Many new studies from the InSight mission show a dynamic world, inside and out.

Mars may seem dead, dry and cool, but deep underground it is very active.


It's a picture shaped by a new series of papers published Monday in Nature Geoscience and Nature Communications, based on data from the first 10 months of NASA's InSight Lander to explore the Red Planet.

InSight landed on Mars on November 26, 2018, and while the mission struggled to bring the "Mole" heat probe beneath the Martian surface, it was quite successful in detecting "Marsquakes" - the equivalent of an earthquake on our planet's neighbors.

"We've finally established for the first time that Mars is a seismically active planet," Bruce Banerdt, InSight's principal investigator, told reporters during a teleconference. "The seismic activity is greater than on the moon ... but less than on Earth."

Banerdt says recording earthquakes on Mars is important because it also allows scientists to better study and understand Mars' interior.

As of September 2019, InSight's seismometer has detected 174 earthquakes on Mars, 20 of which are between magnitudes 3 and 4.

So far, the quakes collected by InSight appear to be much deeper than most quakes felt on Earth, which come from a depth of about 50 kilometers (31 miles). This is about five to 10 times more than earthquakes. Researchers say a person standing on the surface of Mars could feel the strongest earthquakes InSight has recorded, but those quakes would probably not pose much of a threat to anything like a Martian research base or Elon Musk's fantastical metropolis.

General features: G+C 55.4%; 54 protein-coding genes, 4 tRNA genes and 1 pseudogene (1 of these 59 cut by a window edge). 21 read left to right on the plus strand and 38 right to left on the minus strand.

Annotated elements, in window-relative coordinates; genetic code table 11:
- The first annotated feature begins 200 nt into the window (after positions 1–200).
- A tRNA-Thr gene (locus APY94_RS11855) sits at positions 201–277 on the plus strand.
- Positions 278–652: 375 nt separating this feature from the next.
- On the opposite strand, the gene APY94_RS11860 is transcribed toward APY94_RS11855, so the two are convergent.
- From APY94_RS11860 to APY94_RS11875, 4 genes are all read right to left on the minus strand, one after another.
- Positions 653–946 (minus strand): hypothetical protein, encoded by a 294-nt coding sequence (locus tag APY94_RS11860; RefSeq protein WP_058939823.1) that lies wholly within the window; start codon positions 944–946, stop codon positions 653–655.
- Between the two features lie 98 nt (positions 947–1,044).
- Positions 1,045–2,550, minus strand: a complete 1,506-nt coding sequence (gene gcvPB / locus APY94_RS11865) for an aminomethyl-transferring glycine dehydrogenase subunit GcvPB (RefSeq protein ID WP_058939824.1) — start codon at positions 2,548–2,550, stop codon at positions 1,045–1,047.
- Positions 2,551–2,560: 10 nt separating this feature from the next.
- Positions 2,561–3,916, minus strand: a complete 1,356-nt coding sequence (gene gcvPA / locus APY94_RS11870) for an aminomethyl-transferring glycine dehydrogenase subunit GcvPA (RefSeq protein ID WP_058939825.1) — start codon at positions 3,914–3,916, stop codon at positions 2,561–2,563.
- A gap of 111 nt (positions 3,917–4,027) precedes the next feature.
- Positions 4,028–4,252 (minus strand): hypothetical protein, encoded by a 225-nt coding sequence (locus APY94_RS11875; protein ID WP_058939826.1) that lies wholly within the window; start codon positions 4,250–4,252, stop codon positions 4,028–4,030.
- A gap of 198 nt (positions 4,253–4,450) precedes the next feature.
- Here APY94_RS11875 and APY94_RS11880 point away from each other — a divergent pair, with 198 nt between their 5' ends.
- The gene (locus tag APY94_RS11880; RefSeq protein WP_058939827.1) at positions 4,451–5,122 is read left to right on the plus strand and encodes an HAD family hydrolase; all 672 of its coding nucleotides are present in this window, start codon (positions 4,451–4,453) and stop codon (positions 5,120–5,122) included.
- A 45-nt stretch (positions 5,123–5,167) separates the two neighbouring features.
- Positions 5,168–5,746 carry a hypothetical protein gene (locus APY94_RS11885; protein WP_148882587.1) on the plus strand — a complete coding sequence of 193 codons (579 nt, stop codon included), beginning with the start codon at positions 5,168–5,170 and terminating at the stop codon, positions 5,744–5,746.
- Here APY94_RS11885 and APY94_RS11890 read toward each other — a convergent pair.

In addition to the Mars earthquakes, other InSight data releases issued Monday show evidence of perhaps thousands of swirling wind turbulence or "dust devils" on the Martian surface, paralleling atmospheric turbulence on Mars and Earth, and a deposit of old magnetized rocks beneath the InSight landing site.

"The spectacular thing about these data is that they give us this wonderfully poetic picture of what a day on another planet actually looks like," Vedran Lekic, a University of Maryland geologist on the InSight team, said in the publication.

Nicholas Schmerr, also a University of Maryland professor on the team, says this image could help answer big questions about Mars and whether it can support life or has supported life in the past.

"If it turns out that Mars has liquid magma, and if we can figure out where the planet is geologically most active, that could guide future missions in search of the potential for life.

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